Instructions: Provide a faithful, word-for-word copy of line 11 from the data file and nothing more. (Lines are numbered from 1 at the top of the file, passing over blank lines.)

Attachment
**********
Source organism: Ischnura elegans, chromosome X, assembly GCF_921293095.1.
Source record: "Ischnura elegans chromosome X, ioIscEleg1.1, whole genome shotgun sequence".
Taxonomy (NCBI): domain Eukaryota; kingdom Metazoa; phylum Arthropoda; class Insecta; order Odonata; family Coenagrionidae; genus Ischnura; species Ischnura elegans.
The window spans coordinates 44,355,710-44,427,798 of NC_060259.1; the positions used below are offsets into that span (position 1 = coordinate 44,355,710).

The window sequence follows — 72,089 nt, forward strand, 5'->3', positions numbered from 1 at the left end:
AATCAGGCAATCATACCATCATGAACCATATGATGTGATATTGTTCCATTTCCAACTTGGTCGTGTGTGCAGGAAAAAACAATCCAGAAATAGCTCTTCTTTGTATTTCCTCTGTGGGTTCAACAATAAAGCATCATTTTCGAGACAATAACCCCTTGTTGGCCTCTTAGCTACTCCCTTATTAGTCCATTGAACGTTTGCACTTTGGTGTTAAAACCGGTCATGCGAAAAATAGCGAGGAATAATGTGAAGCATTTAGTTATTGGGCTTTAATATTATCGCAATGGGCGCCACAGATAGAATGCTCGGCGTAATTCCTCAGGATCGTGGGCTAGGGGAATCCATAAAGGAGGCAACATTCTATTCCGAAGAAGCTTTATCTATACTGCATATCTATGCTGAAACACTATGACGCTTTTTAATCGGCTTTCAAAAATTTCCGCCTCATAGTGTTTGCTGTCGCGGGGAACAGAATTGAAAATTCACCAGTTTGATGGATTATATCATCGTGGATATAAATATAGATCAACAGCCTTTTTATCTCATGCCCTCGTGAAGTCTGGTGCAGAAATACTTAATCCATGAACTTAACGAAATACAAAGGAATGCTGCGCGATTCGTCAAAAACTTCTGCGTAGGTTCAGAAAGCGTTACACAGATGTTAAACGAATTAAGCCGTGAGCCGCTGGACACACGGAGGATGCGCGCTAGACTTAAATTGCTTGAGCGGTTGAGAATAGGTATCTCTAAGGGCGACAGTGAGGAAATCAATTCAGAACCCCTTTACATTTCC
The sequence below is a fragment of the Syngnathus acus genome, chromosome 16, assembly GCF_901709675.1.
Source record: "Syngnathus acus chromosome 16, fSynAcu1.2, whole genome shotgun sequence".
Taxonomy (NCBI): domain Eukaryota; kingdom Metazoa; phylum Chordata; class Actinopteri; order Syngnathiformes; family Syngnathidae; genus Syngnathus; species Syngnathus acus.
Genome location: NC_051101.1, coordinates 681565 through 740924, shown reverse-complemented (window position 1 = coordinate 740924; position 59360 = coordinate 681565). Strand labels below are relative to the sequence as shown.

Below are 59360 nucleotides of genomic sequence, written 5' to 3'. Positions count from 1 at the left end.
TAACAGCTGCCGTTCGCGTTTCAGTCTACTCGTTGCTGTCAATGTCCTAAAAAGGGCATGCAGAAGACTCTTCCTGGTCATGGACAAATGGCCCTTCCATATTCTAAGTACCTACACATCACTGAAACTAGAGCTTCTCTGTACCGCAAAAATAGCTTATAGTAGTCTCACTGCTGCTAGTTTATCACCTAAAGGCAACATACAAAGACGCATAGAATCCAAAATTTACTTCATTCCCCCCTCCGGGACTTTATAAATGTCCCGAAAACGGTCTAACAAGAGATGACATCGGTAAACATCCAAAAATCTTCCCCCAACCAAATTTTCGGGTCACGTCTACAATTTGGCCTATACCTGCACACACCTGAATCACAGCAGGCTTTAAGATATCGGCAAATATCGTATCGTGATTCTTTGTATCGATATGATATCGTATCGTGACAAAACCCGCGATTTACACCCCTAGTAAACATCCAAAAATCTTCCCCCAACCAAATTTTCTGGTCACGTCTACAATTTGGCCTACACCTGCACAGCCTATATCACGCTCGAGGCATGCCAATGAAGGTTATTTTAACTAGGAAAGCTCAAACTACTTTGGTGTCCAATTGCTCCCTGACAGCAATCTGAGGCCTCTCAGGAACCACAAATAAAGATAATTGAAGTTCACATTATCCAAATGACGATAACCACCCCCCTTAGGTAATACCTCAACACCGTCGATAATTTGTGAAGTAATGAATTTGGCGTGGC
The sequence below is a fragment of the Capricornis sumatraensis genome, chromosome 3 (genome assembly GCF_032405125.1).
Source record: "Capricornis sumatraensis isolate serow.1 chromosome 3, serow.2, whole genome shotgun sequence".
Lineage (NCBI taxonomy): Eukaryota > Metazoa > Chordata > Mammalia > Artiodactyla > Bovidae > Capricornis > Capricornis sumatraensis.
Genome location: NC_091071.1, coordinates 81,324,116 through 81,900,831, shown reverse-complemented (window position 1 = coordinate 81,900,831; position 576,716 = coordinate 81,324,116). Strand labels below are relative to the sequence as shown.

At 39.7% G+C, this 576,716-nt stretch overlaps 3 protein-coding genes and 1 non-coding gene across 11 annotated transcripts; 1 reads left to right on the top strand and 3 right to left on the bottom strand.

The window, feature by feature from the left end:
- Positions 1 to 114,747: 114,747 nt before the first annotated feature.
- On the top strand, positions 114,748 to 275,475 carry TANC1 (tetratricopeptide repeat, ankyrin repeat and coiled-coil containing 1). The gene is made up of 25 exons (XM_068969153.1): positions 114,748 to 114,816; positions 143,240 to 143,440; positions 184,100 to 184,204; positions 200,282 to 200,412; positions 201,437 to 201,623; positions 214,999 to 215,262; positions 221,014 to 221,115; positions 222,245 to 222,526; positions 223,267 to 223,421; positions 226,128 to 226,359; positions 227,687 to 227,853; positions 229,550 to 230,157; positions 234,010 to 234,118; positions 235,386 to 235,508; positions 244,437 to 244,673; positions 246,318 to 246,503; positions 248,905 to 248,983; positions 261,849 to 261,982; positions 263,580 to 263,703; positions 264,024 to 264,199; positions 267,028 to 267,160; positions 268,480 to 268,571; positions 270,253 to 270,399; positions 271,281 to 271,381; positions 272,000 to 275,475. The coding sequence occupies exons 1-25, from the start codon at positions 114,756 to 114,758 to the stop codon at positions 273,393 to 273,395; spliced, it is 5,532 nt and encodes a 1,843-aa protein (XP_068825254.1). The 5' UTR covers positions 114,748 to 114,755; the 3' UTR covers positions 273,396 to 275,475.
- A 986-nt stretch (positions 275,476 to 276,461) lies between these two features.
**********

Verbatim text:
Below are 59360 nucleotides of genomic sequence, written 5' to 3'. Positions count from 1 at the left end.